As we’ve established time and time again, the French do it better—whether it be with cheese, wine, or beauty basics. But have you heard of their epic trick to cover up those first gray hairs (and the ones that pop up after that and after that and…)? It is, in classic French style, super simple and effective.
Rather than rush to the salon or drugstore for a full head of dye, the French method is much more natural. “For the first grays, it’s better to do it yourself,” says French maestro Christophe Robin. “This trick is great because when you go to the salon or do it at home normally, the color is applied all over and you should never do that just to cover a few grays.”
Why? Not only is it harsher to your head, but you also don’t need it. You wouldn’t put an acne spot treatment all over your face for just one or two zits, right? You single those bastards out and treat them specifically. Which is exactly what Robin wants you to do, too. “People would like to cover their grays, but they do not wish to change the color or texture of their hair and get caught up in the root-effect trap,” says Robin.
What this beloved Frenchie doesn’t want you to do? Pull the gray hair out. You know the old wives tale, if you pull one gray hair out, ten will come to its funeral? That’s simply a legend, only one will grow back, but when it is pulled out, especially repetitively, it damages the follicle. Robin has a method he always recommends to friends and clients, and it couldn’t be easier.
Step 1: Head to the Drugstore
Don’t fret over those first gray hairs, instead head to the drugstore, grab a box of ammonia-free color—make sure it’s ammonia free so it doesn’t lift the color in your hair. Robin likes L’Oreal Superior Preference for a quick drugstore option.
Another, rather revolutionary product comes from Robin himself, who spent over five years perfecting, formulated, and testing his dream gray hair coverage product. Say hi to Robin’s Temporary Color, $35. The at-home temporary gel color treatment coats the hair fiber in color pigments without modifying the hair’s structure. So it immediately covers grays and can color match to a hair’s shade, but shockingly, it’s made of 92 percent natural ingredients—a specific goal for Robin, who wanted to assure the color was as gentle to the hair as possible, even for those with sensitive scalps.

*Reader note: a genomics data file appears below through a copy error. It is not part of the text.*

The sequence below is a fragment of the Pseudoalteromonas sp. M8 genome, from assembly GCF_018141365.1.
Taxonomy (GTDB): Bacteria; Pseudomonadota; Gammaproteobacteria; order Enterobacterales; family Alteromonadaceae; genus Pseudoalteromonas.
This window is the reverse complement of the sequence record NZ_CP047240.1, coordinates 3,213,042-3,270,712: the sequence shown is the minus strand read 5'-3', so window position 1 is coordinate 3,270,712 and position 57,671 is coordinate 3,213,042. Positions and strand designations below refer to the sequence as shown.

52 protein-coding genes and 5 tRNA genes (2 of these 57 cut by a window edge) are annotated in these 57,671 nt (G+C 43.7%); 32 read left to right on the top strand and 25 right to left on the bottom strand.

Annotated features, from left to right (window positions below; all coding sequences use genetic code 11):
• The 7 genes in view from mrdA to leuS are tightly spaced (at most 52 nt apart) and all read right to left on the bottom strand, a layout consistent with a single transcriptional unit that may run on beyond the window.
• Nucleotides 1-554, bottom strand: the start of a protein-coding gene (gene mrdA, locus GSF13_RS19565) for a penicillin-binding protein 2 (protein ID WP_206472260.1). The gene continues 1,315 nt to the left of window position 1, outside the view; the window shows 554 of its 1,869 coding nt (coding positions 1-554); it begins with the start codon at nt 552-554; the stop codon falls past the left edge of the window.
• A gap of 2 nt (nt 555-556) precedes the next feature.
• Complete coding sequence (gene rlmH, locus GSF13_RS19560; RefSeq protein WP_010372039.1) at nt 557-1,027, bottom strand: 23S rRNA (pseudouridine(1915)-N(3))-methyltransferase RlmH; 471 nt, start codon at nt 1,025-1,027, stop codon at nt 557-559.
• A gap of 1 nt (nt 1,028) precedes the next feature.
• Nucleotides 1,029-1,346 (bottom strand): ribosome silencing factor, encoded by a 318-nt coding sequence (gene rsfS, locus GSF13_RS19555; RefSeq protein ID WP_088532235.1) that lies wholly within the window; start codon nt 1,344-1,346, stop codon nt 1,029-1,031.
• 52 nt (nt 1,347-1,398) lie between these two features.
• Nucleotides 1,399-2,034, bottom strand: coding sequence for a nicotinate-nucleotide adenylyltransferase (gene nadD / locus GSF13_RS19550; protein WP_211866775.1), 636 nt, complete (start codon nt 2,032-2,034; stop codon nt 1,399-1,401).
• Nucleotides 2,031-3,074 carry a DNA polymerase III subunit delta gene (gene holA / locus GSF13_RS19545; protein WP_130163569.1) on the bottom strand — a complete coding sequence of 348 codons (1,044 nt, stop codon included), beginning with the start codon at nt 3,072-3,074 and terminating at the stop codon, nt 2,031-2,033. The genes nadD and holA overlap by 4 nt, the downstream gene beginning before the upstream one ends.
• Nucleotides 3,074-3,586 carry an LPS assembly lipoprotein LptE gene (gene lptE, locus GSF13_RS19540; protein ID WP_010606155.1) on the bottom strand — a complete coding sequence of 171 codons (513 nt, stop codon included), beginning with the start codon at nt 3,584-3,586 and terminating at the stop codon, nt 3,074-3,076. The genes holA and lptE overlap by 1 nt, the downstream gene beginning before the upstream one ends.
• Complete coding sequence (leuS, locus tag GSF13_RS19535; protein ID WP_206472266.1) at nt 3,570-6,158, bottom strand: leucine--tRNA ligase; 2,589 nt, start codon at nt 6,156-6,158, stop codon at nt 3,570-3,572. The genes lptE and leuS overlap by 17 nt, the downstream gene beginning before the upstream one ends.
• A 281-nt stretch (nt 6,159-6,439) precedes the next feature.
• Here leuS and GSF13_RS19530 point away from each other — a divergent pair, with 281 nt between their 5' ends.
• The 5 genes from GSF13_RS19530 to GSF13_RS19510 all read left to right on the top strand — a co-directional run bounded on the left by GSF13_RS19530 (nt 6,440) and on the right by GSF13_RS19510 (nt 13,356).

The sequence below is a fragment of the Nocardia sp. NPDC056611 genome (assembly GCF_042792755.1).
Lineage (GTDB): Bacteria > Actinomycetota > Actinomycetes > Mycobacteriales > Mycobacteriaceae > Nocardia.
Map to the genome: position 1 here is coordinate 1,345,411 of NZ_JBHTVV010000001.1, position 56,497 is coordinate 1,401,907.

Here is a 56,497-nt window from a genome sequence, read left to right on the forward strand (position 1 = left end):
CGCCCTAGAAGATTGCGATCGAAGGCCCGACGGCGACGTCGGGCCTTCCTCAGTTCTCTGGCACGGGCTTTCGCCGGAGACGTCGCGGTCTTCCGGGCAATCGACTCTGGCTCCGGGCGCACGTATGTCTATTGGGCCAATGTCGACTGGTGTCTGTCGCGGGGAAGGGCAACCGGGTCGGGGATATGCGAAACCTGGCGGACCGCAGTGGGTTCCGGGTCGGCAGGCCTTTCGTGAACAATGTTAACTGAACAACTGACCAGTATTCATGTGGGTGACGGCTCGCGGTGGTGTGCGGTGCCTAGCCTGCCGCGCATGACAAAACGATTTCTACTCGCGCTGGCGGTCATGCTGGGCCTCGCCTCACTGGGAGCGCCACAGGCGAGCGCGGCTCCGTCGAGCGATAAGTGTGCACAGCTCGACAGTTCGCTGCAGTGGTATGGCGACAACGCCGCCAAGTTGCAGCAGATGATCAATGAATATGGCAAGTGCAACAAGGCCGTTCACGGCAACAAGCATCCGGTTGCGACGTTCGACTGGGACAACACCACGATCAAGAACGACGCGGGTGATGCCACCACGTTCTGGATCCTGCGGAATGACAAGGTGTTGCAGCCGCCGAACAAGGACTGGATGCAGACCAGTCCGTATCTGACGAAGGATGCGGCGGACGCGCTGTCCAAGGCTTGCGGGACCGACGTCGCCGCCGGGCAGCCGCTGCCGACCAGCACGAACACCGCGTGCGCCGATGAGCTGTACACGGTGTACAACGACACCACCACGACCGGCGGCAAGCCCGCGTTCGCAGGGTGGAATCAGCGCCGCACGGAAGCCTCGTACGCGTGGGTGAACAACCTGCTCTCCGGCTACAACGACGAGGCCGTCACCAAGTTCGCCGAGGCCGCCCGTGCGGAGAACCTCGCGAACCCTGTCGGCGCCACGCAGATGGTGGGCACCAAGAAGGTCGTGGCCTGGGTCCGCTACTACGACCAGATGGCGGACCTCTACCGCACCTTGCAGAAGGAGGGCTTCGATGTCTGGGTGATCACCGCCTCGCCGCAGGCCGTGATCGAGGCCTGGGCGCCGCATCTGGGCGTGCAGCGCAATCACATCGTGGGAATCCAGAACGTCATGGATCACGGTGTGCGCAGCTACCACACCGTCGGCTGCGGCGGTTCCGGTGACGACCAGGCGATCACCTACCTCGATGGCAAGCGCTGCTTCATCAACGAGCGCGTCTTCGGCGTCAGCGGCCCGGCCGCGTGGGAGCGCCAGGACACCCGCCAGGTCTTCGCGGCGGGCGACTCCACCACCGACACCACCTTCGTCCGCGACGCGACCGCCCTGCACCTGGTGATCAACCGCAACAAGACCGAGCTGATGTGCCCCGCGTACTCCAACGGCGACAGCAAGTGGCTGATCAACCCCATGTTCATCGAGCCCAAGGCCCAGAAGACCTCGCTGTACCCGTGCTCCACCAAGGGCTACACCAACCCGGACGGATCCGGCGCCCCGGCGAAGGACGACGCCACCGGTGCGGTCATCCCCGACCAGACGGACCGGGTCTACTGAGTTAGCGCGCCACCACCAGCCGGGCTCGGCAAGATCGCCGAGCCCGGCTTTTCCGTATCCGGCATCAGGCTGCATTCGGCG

It’s also very French, as the concept was “inspired by the natural shades of Parisians”, who are known for their natural base color with subtle, discreet results. Aka, it covers those grays, without shouting “I got my hair colored!”
Step 2: Color is Everything
The color selection is very important. For drugstore options, Robin suggests picking a color two shades lighter than you think you are because, “You always believe you are much darker than you really are—always! And the lighter shade will always be more flattering.” But stick with simple numbers like 1, 2, 3, 4… because the 701 or 5 ½ or 8G have highlighters or reflections or shades added to them, and you don’t want that.
For Robin’s Temporary Color option, he has made four color options, all of which can color match your hair—taking the guesswork out of the hundreds of boxes of color at the drugstore.
Step 3: A Dab’ll Do Ya
Take a teeny pearl of each product: colorant, gel and/or powder, and mix it together. (Seal up the leftover separated products really, really well because you’ll use them again and again when you need them next time.) Take an old toothbrush and just paint your single gray strands. Leave on for how long the box directs you to, and then wash out. (Preferably with gentle, no-poo shampoo to maintain color, if possible.)
For Temporary Color, the product doesn’t need to be pre-mixed, so it can simply just put the cap back on the bottle and store away for when you need it next. (How smart is that?) It also comes with its own applicator that’s made to color specific strands, making this process a breeze.
Et voilà, not a gray, nor worry, in sight!